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Eric Hinostroza takes unique path to playing baseball at Washburn



TOPEKA, Kan. – Washburn first baseman Eric Hinostroza is hitting just under .300 for the Ichabods this year. However, it’s his life off the field that makes him unique.

Originally from Florida, Hinostroza came to Kansas after high school to play junior college baseball at Kansas City-Kansas Community College.

When he struggled there academically he turned to a different path, joining the Army. At this point, Hinostroza thought his baseball career was over.

“My plan was once I was out of college the first time I was planning on making the army a career,” said Hinostroza.

Four years later though, his perspective was different. He now had a wife and a son, with a second child on the way.

“I wanted to be with my family more,” said Hinostroza.

He returned to play another year at KCK, knowing that if he wanted to continue playing after that, it would have to be close to home.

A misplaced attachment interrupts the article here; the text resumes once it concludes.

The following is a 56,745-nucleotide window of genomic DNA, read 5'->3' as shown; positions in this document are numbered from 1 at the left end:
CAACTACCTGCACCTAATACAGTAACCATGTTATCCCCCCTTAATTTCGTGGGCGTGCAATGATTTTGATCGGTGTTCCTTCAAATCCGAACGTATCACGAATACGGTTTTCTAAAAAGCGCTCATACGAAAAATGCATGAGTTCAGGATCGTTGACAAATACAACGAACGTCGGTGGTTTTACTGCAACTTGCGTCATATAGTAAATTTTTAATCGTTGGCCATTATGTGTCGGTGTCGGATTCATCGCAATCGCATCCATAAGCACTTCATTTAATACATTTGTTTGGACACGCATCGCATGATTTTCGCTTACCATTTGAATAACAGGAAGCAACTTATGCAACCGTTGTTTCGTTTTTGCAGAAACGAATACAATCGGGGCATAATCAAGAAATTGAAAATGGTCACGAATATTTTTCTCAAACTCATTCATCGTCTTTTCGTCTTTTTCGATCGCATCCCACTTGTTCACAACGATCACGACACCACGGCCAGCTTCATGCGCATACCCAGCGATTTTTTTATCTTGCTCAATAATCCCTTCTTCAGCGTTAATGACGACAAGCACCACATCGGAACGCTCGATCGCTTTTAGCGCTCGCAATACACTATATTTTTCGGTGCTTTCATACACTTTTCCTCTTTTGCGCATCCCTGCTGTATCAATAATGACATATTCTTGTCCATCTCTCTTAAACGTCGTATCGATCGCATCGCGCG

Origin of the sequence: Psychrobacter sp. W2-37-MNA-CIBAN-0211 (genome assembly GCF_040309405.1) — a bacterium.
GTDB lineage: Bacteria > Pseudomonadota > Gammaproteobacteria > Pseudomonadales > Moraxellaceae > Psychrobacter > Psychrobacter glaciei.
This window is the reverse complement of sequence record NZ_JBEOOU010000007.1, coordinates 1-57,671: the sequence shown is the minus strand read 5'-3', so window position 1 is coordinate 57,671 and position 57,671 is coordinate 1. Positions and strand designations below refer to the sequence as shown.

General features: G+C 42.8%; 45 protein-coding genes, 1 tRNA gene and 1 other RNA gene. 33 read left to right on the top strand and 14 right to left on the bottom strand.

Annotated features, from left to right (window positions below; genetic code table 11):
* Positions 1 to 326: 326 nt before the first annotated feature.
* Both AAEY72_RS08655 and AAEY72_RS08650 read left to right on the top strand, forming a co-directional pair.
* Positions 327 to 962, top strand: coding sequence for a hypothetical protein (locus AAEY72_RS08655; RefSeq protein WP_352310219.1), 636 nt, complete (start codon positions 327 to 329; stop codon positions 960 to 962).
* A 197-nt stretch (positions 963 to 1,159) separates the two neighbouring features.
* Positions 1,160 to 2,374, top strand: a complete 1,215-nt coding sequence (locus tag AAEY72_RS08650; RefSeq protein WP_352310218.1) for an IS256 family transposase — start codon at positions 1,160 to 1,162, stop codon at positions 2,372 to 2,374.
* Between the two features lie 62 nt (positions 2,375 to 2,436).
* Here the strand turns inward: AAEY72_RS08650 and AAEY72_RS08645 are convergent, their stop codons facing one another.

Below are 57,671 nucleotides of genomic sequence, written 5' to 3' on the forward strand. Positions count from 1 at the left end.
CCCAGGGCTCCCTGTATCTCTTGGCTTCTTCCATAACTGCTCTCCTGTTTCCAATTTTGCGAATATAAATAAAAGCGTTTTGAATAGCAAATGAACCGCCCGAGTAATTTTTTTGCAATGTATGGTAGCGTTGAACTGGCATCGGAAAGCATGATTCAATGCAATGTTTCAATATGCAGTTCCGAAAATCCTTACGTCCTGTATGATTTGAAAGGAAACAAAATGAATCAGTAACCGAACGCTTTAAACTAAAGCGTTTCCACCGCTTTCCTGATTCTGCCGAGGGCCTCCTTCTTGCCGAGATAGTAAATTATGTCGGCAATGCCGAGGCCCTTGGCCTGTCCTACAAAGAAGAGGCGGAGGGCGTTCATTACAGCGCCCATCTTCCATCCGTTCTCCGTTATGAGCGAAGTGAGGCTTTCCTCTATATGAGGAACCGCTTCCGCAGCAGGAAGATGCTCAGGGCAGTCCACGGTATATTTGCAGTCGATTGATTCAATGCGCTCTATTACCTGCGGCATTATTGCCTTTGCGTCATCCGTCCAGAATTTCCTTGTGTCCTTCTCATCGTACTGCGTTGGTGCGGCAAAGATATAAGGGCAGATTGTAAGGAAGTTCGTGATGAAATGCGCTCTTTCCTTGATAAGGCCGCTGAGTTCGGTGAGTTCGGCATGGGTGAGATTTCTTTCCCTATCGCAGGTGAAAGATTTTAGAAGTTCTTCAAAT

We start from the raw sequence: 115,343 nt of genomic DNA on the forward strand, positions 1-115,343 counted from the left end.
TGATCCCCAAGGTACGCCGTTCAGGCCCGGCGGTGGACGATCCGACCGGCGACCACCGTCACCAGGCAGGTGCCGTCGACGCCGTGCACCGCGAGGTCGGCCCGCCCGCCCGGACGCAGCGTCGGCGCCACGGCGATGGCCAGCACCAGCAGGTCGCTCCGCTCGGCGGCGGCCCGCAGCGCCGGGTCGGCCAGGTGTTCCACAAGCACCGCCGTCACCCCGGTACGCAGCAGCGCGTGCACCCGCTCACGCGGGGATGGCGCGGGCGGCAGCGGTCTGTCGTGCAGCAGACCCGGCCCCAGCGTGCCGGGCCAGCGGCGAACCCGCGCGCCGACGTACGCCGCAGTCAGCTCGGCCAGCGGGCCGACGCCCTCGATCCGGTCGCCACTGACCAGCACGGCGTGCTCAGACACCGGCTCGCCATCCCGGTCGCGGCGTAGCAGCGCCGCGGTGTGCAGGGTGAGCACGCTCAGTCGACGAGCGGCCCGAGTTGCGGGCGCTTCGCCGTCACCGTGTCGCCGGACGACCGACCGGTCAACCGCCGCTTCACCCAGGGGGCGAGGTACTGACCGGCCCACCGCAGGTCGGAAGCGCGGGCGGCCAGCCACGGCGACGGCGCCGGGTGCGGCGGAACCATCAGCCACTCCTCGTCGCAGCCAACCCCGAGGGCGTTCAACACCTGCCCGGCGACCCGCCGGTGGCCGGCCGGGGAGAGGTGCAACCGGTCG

Hinostroza lives in McLouth, less than 45 minutes down the road from Topeka. When Washburn Head Coach Harley Douglas saw Hinostroza play and heard that he wanted to stay in the area, he was more than happy to welcome him to Washburn.

“After you get to know him and you see the infectious attitude that he brings… you knew it was going to help the program and the program would benefit definitely from that. It made it pretty simple,” said Douglas.

The 26-year-old father of two has learned that baseball isn’t everything.

“Baseball is just a game,” Hinostroza said. “It’s not the end of the world if I don’t hit the ball.”

The veteran first baseman is someone younger guys can look up to.

Third-baseman Zion Bowlin says he and ‘Hino’ bonded over both living off campus and being some of the only minorities on the team.

“You could say he’s a mentor in a way because he works hard, he never gives up on us, he’s a leader of the team,” said Bowlin.

A veteran player with a whole lot of experience and a little bit of wisdom might sound like someone who would make a good coach. The Ichabods thought of that, too.

“We want to keep him around the program and so being able to keep him around the program, in a coaching capacity…we’ll take him anytime,” said Douglas.